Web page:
U.S. airlines set records for passenger traffic in 2015

The U.S. airline industry, already reaping huge profits from a steep drop in fuel costs, is setting records for passenger traffic.

For all of 2015, the nation's air carriers broke records for the number of passengers carried (798.4 million), the percentage of filled seats (83.8%) and the total miles traveled with paying customers (902.4 billion), according to data released Thursday by the U.S. Department of Transportation.

The latest numbers show that demand for air travel remains strong but the nation's carriers continue to be frugal about adding new capacity in the form of new planes and extra flights.

The percentage of filled seats in 2015, also known as the load factor, exceeded the previous record set in 2014 at 83.4%. The high rate means that finding an empty seat on a plane is increasingly rare, as airlines pack cabins as full as possible to generate the highest revenue per flight.

The total number of passengers carried for 2015 eclipsed the previous high of 769.6 million, set in 2007, before the nation's last financial crisis. The number of miles traveled, multiplied by the number of paying customers, also known as revenue passenger miles, surpasses the previous record of 862.5 billion, set in 2014.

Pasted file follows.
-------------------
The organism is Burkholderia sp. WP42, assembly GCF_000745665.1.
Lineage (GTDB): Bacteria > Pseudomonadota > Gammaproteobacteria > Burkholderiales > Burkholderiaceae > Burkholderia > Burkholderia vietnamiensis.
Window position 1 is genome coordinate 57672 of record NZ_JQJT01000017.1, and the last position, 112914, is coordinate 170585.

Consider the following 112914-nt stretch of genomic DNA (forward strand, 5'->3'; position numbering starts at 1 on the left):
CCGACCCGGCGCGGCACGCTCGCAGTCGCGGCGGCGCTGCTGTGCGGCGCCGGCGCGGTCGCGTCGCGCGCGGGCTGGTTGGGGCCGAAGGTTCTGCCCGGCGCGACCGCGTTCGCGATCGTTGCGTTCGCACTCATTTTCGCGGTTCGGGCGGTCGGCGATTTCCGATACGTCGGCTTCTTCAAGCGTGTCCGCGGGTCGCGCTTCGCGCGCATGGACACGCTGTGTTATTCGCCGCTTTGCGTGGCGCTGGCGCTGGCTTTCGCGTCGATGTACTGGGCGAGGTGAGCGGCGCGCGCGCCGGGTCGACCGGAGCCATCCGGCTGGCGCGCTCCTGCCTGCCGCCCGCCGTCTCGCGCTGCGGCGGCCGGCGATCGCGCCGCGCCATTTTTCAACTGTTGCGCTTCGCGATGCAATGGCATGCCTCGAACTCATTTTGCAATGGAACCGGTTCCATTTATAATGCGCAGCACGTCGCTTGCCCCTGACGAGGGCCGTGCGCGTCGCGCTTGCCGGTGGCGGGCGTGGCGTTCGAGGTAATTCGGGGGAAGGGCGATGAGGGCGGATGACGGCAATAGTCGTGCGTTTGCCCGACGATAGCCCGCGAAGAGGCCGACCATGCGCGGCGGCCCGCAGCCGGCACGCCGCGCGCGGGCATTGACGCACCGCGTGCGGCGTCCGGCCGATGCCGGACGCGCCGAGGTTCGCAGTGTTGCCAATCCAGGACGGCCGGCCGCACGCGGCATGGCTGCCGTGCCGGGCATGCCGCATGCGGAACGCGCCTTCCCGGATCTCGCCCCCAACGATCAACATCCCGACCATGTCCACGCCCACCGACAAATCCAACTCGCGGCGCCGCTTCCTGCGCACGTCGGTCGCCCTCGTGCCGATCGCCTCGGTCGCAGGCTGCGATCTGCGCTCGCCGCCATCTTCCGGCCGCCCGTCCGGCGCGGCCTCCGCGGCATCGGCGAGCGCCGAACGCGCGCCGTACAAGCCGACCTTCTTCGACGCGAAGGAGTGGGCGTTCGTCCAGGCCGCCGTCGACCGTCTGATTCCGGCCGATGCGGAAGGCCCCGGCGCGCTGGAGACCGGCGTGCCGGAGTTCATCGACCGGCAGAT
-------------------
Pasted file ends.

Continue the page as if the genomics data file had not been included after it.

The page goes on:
The new records come as most of the nation's biggest carriers report hefty profits, thanks in part to fuel costs that have dropped by nearly 40% over the past year. A series of mergers in the past decade also has put control of more than 70% of all domestic travel in the hands of four carriers.

For 2015, the 10 largest U.S. carriers reported pre-tax earnings of $23.2 billion, with a profit margin of 14.6%, up from 6% in 2014, according to Airlines for America, the trade group for the nation's airlines.

Although airline critics have said that the industry should respond to the strong revenue and lower fuel costs by reducing fares, the trade group has noted that carriers have instead invested a big share of the profits in new planes, overhauled terminals and lounges and dividends for shareholders.

In 2015, the airlines took receipt of 388 new planes, with 10 carriers reporting $86 billion in firm orders for new aircraft to be delivered in 2016 and beyond, according to the trade group.

To read more about travel, tourism and the airline industry, follow Hugo Martin on Twitter at @hugomartin.

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